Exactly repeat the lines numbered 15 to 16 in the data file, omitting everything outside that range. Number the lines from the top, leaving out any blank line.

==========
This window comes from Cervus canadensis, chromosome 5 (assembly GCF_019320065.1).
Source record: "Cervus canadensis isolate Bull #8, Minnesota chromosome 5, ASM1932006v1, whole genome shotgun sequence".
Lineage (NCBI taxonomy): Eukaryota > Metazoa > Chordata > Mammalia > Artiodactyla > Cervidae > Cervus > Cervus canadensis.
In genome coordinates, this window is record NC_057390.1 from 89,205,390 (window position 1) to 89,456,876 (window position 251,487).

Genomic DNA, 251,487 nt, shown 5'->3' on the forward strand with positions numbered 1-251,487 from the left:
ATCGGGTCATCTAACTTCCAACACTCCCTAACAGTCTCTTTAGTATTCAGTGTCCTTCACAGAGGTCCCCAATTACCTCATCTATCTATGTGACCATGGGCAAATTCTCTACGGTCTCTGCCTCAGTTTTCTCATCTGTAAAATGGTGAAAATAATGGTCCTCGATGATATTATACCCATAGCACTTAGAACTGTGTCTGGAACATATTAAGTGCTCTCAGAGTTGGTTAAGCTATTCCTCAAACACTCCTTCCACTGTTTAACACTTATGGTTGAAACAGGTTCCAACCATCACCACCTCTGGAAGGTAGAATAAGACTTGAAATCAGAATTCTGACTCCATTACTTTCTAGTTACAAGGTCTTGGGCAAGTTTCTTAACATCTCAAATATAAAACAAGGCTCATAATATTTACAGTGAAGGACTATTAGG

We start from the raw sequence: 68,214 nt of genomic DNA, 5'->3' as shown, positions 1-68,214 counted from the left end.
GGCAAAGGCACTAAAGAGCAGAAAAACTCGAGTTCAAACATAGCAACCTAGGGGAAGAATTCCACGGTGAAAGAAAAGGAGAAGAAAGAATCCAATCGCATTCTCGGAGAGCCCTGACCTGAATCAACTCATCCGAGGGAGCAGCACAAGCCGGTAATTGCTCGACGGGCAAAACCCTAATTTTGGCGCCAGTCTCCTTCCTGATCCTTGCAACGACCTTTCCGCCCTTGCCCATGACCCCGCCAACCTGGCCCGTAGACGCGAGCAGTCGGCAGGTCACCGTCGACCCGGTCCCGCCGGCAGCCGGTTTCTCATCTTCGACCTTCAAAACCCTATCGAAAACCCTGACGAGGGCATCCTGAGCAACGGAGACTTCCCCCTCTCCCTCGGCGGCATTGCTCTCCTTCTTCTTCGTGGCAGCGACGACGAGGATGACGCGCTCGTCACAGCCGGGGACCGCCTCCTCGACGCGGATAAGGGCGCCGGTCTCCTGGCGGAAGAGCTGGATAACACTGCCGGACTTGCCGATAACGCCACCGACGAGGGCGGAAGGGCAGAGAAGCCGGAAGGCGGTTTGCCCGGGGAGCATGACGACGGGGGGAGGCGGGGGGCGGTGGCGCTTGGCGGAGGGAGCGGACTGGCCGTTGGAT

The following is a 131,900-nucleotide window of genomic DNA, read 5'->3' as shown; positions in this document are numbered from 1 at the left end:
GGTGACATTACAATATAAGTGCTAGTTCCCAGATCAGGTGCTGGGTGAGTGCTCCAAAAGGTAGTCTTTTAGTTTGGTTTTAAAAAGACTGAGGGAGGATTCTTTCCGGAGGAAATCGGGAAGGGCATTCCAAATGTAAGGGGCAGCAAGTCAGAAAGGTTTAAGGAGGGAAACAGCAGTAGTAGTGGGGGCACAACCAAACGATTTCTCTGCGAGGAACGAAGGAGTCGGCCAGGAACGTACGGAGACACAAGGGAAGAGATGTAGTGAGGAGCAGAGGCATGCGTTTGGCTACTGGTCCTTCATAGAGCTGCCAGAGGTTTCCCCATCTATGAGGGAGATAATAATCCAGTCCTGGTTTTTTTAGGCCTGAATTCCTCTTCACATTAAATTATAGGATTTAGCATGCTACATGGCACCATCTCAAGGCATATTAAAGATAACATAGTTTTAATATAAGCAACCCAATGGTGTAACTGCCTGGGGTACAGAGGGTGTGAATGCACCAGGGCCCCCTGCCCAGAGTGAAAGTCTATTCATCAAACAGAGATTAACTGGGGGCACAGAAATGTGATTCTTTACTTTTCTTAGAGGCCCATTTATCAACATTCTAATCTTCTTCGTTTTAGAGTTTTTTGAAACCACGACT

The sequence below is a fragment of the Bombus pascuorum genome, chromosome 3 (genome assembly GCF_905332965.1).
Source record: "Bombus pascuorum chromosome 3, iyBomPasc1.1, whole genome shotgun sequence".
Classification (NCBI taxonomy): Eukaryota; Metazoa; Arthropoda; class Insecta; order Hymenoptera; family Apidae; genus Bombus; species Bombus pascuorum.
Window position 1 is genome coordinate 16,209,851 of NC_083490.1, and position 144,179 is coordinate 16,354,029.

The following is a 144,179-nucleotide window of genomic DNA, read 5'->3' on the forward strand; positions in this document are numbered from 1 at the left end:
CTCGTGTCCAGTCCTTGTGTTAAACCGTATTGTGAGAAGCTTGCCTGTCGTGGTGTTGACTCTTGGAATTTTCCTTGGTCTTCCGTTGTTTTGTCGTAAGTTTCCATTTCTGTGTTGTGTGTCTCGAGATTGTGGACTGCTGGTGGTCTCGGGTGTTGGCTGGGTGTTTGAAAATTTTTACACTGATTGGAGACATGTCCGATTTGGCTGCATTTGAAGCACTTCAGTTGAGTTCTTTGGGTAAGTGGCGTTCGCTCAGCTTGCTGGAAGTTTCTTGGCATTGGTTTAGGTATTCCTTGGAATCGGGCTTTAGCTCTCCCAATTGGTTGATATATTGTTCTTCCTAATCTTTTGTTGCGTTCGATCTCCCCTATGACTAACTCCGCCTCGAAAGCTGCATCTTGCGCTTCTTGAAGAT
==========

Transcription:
The following is a 144,179-nucleotide window of genomic DNA, read 5'->3' on the forward strand; positions in this document are numbered from 1 at the left end:
CTCGTGTCCAGTCCTTGTGTTAAACCGTATTGTGAGAAGCTTGCCTGTCGTGGTGTTGACTCTTGGAATTTTCCTTGGTCTTCCGTTGTTTTGTCGTAAGTTTCCATTTCTGTGTTGTGTGTCTCGAGATTGTGGACTGCTGGTGGTCTCGGGTGTTGGCTGGGTGTTTGAAAATTTTTACACTGATTGGAGACATGTCCGATTTGGCTGCATTTGAAGCACTTCAGTTGAGTTCTTTGGGTAAGTGGCGTTCGCTCAGCTTGCTGGAAGTTTCTTGGCATTGGTTTAGGTATTCCTTGGAATCGGGCTTTAGCTCTCCCAATTGGTTGATATATTGTTCTTCCTAATCTTTTGTTGCGTTCGATCTCCCCTATGACTAACTCCGCCTCGAAAGCTGCATCTTGCGCTTCTTGAAGAT